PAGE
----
With their numbers on the up, electric vehicles (EVs) are fast-moving from transport of the future to the reality on our roads. But while EVs are an increasingly practical choice, many would-be drivers are put off by the myths about owning one. Things have moved on, but with so much information on topics like recharging how do you find the answers to questions like: "how long does it take to charge an electric car?
The myths persist, so here we debunk six of the most common misconceptions about charging an EV.
It takes how long to charge an electric car?
The myth: EVs always need charging, so they're impractical.
Technology has moved on, and the ever-improving range of EVs means that most won't need a daily recharge. When they do, in most cases it'll finish overnight.
Increasing range also means that, for most drivers, mid-journey top-ups are rare. At public charge points, a rapid charge can return an exhausted EV to 80% of its range in half an hour. While that's not as quick as filling up with fuel if you've driven far enough to need a recharge the chances are you'll want a break anyway.
Want to read more about EV charging? Visit our charging page.
There aren't enough public charging points
The myth: There aren't enough charge points, so EV drivers face queues or risk running out of power.
The UK already has tens of thousands of public charging points, and the network is growing to improve rural coverage.
How easy is it to drive an electric car in rural Wales? Watch our electric adventure.
You can't get further than your electric car's range
The myth: you can't travel long distances.
Most of today's electric cars now have a practical range of more than 100 miles, with the best capable of well over 300 – enough to drive from Newcastle to London without stopping. Even so, the latest charging technology means that stopping to recharge usually isn't a big deal.
Rapid charging - supported by most new EVs – can give you a meaningful charge in the time it takes to grab a coffee. In fact, within an hour you could charge even the highest capacity battery from empty to 80%. In practice, batteries are rarely empty to begin with, so a rapid top-up is often enough to restore your EV to almost full range.
Charging an electric car is confusing
The myth: You can't just plug an EV into the nearest socket – different speeds, connectors and networks make recharging confusing.
The fastest way to charge an EV? You can double the speed of home charging by installing a 7kW charging point, which may qualify for a 75% grant.
When it comes to public charging there are competing standards, but they needn't be confusing. Most new EVs support rapid charging – the fastest type – and have either a Type 2 (CCS) or CHAdeMO connector. Both are widely supported by public charge points, and it's impossible to mix them up. Tesla vehicles use Tesla's own high-speed Supercharger network, supplemented by slower 'Destination' chargers.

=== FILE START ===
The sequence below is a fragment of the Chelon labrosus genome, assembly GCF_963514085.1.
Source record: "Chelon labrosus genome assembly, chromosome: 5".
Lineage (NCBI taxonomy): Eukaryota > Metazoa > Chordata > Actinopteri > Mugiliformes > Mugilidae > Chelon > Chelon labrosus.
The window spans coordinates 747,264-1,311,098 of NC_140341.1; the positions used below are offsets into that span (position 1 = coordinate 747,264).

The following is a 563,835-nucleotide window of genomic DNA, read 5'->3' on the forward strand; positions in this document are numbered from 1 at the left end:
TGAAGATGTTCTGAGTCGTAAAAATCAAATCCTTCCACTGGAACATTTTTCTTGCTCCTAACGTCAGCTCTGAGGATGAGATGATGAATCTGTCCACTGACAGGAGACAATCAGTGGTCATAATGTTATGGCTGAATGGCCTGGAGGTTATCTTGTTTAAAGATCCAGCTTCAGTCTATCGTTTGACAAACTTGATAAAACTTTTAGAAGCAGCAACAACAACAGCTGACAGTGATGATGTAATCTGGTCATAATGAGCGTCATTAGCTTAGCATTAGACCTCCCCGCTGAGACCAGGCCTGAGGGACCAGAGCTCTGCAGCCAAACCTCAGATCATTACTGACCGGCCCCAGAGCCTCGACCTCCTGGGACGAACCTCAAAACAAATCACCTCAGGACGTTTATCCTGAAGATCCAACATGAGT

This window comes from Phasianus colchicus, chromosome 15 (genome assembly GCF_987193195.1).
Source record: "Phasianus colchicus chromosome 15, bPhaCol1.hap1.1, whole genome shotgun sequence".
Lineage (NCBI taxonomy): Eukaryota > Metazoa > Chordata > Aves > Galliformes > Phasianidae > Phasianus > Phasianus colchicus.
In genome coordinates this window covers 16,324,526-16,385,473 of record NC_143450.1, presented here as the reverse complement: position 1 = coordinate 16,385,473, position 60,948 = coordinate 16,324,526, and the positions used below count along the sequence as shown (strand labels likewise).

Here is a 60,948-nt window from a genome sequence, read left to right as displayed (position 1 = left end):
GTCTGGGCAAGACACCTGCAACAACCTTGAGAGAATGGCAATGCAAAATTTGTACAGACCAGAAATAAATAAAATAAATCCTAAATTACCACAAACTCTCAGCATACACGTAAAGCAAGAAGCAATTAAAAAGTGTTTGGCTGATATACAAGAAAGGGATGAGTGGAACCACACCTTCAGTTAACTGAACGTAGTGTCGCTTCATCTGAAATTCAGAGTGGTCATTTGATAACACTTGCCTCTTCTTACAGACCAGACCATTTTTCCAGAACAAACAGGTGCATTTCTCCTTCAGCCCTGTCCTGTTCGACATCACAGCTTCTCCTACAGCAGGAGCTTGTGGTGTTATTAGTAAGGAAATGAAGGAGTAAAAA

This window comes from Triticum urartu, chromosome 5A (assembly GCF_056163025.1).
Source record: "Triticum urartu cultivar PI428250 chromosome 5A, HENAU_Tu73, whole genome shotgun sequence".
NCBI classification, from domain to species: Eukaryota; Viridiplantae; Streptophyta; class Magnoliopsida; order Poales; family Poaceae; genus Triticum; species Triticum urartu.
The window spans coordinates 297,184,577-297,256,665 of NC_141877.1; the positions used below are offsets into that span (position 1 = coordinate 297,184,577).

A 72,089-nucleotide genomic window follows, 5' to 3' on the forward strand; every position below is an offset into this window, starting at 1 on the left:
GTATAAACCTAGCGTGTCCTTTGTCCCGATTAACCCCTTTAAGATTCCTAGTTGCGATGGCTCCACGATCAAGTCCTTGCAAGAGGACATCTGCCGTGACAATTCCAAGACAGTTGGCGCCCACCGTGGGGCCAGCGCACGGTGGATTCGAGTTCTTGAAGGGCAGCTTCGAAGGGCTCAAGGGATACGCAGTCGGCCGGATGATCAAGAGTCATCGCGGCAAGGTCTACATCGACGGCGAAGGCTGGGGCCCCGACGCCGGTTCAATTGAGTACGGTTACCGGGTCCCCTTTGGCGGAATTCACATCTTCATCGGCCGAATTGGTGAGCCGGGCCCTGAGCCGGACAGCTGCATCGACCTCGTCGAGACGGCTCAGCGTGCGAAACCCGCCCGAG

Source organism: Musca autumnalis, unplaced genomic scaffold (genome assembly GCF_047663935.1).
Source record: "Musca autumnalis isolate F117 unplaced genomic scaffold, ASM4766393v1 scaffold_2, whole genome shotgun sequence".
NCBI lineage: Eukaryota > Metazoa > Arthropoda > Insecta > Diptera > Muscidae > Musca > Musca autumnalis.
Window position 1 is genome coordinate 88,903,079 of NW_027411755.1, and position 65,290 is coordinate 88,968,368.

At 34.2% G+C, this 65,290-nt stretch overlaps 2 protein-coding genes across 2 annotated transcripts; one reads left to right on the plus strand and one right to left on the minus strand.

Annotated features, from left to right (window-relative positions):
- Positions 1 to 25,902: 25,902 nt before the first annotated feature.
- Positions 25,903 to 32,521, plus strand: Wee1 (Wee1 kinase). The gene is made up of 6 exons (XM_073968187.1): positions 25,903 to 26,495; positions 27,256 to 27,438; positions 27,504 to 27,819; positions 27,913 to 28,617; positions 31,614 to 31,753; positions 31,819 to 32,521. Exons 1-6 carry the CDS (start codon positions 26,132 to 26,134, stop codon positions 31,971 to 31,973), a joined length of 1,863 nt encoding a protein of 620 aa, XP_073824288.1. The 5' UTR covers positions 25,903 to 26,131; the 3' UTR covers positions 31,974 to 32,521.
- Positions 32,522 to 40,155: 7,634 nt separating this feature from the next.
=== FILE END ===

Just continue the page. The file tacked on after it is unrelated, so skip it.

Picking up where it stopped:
EV owners quickly learn to recognise the correct connectors, while vehicles' navigation systems - and third-party apps like Zap-Map – will help you find a compatible charger.
Read more about home chargers available.
Using a public charge point is expensive
The myth: Public charge points are expensive.
There are many free charge points across the UK, but the majority cost money. How much depends on the operator, but on most networks, you'll pay for the electricity you use while charging. Sometimes there's also a membership fee or connection charge.
The fastest, and most expensive, charge points might cost around three times what you'd pay to recharge at home. But public charge points often come with other benefits - such as city centre or supermarket parking. Most owners charge their EVs at home or work, using public charge points when needed to extend their range.
Charging at home can cost about £6 for 100 miles – read more about home charging and costs.
You need a special socket to charge an EV
The myth: Electric vehicles can only be charged from special sockets, making them impractical if you're staying away from home.
You can recharge any electric car from any domestic 13A socket (though this is not a recommended method of charging). It may also be slow, though: fully recharging a 40kWh EV from a 3kW socket could take more than 13 hours, while brimming a 62kWh Nissan Leaf could take 20 hours or more. For a quicker charge, seek out a public rapid charge point.
Interested in learning more about EVs? Read all about buying an electric car with our buyer's guide.
Or find out more about our electric vehicle options: including leasing an electric car, a charger and a special tariff for cheaper charging. The future's electric, so let us take you there. Find out more today.